Thursday, July 28, 2011

Father Fiction

Over the last several months I have been tearing through each of the books author Donald Miller has written. It all started when a couple of friends told me that I might enjoy his well-known book Blue Like Jazz. What I found was an author whose style and approach and humor and viewpoint resonated with me. His conversational style has a way that makes me feel that he and I are sharing life over a cup of coffee. Thus I was looking forward to continuing our "relationship" when I picked up a copy of his book Father Fiction (originally published as To Own a Dragon).

Father Fiction is a work centering on how Miller's father left him and his mother when Miller was a young child. Growing up, this absence had a noticeable affect on him. It impacted how he did in school, how he viewed himself, and how he interacted with adults. However, it took him a very long time to truly come to grips with all of this. He was nearly 30 before he gained some perspective and understanding of the impact of growing up without a father. Of course, many use the notion of a "broken" family to cast blame for their bad or misguided choices on anyone and everyone except themselves. It turns out that accepting responsibility, growing up with focus and joy, can be achieved with the right mentors in our lives. When we finally come to a healthy equilibrium in time, we then have the responsibility to give back to others what has been given to us (contrasting so-called wounded healers with arrogant victims).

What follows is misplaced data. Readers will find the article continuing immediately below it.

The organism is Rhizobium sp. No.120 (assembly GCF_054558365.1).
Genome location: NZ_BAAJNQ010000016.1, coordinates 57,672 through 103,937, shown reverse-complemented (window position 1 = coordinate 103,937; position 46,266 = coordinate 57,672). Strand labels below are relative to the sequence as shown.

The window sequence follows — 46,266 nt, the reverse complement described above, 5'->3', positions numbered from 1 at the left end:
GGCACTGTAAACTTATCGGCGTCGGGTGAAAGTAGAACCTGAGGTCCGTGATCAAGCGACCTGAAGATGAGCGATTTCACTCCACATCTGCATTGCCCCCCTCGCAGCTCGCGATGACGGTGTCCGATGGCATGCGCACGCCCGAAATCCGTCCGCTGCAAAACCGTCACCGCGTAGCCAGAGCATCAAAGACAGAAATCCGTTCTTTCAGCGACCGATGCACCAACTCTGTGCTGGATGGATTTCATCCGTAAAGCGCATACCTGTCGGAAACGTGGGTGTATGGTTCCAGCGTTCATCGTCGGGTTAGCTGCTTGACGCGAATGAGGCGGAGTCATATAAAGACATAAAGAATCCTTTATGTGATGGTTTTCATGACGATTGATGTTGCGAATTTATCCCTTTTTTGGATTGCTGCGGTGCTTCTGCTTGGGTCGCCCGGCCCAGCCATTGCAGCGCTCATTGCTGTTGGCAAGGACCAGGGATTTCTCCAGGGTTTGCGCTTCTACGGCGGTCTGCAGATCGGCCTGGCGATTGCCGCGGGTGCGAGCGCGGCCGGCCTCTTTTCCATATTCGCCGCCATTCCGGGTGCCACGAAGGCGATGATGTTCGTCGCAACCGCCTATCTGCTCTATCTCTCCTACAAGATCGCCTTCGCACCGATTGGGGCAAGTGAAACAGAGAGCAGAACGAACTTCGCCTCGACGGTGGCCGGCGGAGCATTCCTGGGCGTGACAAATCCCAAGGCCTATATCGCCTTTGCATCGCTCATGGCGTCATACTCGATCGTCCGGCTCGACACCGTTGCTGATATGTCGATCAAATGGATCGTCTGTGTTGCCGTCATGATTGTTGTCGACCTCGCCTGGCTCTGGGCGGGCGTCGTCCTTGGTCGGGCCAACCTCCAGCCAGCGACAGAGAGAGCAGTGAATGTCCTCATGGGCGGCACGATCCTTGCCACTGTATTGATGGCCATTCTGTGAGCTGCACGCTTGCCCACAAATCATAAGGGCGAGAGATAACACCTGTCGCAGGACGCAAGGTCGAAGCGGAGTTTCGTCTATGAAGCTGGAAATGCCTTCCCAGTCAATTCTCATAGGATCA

Although I grew up in a two-parent home, I too have some father issues that have impacted who I have become and how I look at myself. With this backdrop, I very much appreciated reading through Miller's thoughts on this subject. Even though they were very personal, he frames his discussion more generally to give encouragement and some ideas to anyone with father issues. Also, in terms of the writing itself in comparison to Miller's other books that I have read (Blue Like Jazz, Searching for God Knows What, Through Painted Deserts), this book was not as crisply tailored or as deep and interconnected, but I still very much enjoyed my time with it.